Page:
An estimated three million people flocked to the streets of Senna's hometown of São Paulo to offer him their salute. This is widely accepted as the largest recorded gathering of mourners in modern times. Over 200,000 people filed past as his body lay in state at the Legislative Assembly building in Ibirapuera Park. After the public viewing, a 21-gun salute was fired by the 2nd Artillery Brigade and seven Brazilian Air Force jets flew in a diamond formation as the funeral procession made its way to Morumbi Cemetery. Many prominent motor-racing figures attended Senna's state funeral, such as team managers Ken Tyrrell, Peter Collins, Ron Dennis, and Frank Williams, and pilot Jackie Stewart. The pallbearers included Gerhard Berger, Michele Alboreto, Alain Prost, Damon Hill, Rubens Barrichello, Johnny Herbert and Emerson Fittipaldi. Neither Sid Watkins nor Jo Ramírez, the McLaren team coordinator, could bear to attend because they were so grief-stricken. Senna's family did not allow Bernie Ecclestone, a friend of Senna's, to attend the ceremony, after an altercation at Imola regarding Ecclestone's misconstrued reaction to the news of Ayrton's death and the fact that the race had not been abandoned after his accident. Senna's grave bears the epitaph "Nada pode me separar do amor de Deus," which means "Nothing can separate me from the love of God" (a reference to Romans 8:38–39).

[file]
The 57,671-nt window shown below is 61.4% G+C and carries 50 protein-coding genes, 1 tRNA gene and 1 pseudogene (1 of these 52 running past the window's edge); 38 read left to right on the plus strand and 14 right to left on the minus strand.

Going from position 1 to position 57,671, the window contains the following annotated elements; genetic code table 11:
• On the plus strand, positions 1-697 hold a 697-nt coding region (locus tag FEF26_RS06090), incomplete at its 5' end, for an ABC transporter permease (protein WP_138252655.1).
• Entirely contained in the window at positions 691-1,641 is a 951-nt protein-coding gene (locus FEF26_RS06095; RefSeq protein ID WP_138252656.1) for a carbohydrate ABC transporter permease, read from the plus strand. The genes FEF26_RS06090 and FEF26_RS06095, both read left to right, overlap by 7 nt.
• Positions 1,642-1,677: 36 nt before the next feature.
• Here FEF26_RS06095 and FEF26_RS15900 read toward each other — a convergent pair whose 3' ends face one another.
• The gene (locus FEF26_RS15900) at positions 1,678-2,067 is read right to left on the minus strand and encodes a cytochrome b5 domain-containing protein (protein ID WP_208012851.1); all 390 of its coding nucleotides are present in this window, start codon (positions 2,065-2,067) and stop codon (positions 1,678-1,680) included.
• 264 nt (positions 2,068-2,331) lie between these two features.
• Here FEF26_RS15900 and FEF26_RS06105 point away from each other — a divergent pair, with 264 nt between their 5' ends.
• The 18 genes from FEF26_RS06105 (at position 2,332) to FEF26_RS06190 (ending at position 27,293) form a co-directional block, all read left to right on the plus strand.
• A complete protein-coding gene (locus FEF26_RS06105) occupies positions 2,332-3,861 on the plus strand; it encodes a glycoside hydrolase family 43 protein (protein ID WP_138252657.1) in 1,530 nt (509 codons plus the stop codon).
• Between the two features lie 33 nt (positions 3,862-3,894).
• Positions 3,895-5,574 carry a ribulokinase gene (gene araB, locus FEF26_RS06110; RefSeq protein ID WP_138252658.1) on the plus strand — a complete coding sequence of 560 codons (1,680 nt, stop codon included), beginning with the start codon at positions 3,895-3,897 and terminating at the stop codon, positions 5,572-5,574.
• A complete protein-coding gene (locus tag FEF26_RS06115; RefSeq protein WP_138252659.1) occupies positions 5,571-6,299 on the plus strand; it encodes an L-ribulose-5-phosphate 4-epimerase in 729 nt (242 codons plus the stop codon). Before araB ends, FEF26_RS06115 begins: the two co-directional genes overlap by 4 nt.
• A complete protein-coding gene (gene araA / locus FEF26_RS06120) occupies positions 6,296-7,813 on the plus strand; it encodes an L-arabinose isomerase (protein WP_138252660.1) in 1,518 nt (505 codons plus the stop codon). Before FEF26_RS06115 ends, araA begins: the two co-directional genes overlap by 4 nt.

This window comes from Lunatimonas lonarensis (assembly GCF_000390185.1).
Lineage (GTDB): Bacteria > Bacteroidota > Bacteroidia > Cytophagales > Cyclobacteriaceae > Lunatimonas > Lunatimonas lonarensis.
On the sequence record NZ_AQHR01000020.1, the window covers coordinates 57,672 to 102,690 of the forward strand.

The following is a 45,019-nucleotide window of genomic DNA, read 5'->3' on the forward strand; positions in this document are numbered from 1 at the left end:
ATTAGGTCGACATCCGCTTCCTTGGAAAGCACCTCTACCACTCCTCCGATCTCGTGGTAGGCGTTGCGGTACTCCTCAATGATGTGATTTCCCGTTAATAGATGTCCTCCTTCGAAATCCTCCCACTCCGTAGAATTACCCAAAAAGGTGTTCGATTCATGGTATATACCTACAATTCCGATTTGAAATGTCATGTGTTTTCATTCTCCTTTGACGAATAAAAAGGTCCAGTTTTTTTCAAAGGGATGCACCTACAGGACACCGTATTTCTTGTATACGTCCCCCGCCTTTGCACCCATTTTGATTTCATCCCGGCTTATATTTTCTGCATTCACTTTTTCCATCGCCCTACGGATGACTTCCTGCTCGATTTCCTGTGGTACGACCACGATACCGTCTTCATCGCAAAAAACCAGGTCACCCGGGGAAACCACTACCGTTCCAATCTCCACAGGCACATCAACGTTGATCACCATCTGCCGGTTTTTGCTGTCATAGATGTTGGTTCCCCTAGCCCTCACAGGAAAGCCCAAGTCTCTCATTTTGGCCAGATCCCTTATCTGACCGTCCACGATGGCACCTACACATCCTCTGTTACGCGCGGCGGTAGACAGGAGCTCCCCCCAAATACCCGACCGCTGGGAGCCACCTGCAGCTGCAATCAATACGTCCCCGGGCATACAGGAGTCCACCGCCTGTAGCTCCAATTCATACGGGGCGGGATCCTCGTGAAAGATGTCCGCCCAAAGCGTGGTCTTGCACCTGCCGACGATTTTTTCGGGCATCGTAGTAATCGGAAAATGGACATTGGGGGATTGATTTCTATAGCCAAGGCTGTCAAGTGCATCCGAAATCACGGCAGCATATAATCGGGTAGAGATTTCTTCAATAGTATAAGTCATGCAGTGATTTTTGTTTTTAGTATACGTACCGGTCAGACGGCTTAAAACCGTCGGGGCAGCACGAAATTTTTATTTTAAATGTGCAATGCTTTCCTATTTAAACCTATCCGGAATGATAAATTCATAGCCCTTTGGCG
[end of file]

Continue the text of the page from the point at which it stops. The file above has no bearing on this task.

For the next race at Monaco, the FIA decided to leave the first two grid positions empty and painted them with the colours of the Brazilian and the Austrian flags, to honour Senna and Ratzenberger. Senna's death was the subject of criminal proceedings in Italy, culminated with verdict on 13 April 2007, which stated: "It has been determined that the accident was caused by a steering column failure. This failure was caused by badly designed and badly executed modifications. The responsibility of this falls on Patrick Head, culpable of omitted control."

Head, however, was never arrested because the Italian statute of limitation for manslaughter is 7 years and 6 months, and the final verdict was pronounced 13 years after the accident. The Williams team conceded to this failure, but only as caused by the impact at the Tamburello corner. Senna had not liked the position of his FW16's steering wheel relative to the seating position and had asked for the former to be changed. Head and Adrian Newey satisfied Senna's request by having the existing column cut and extended with a smaller-diameter piece of tubing, which was welded together with reinforcing plates. The modification was carried out in this manner as there was no time to manufacture a new longer steering column in time for the race. Senna was a devout Catholic, often reading the Bible on long flights from São Paulo to Europe. According to sister Viviane, his brother had sought strength from the Bible on the morning of his death, after the events of the race weekend: "on that final morning, he woke and opened his Bible and read a text that he would receive the greatest gift of all, which was God himself."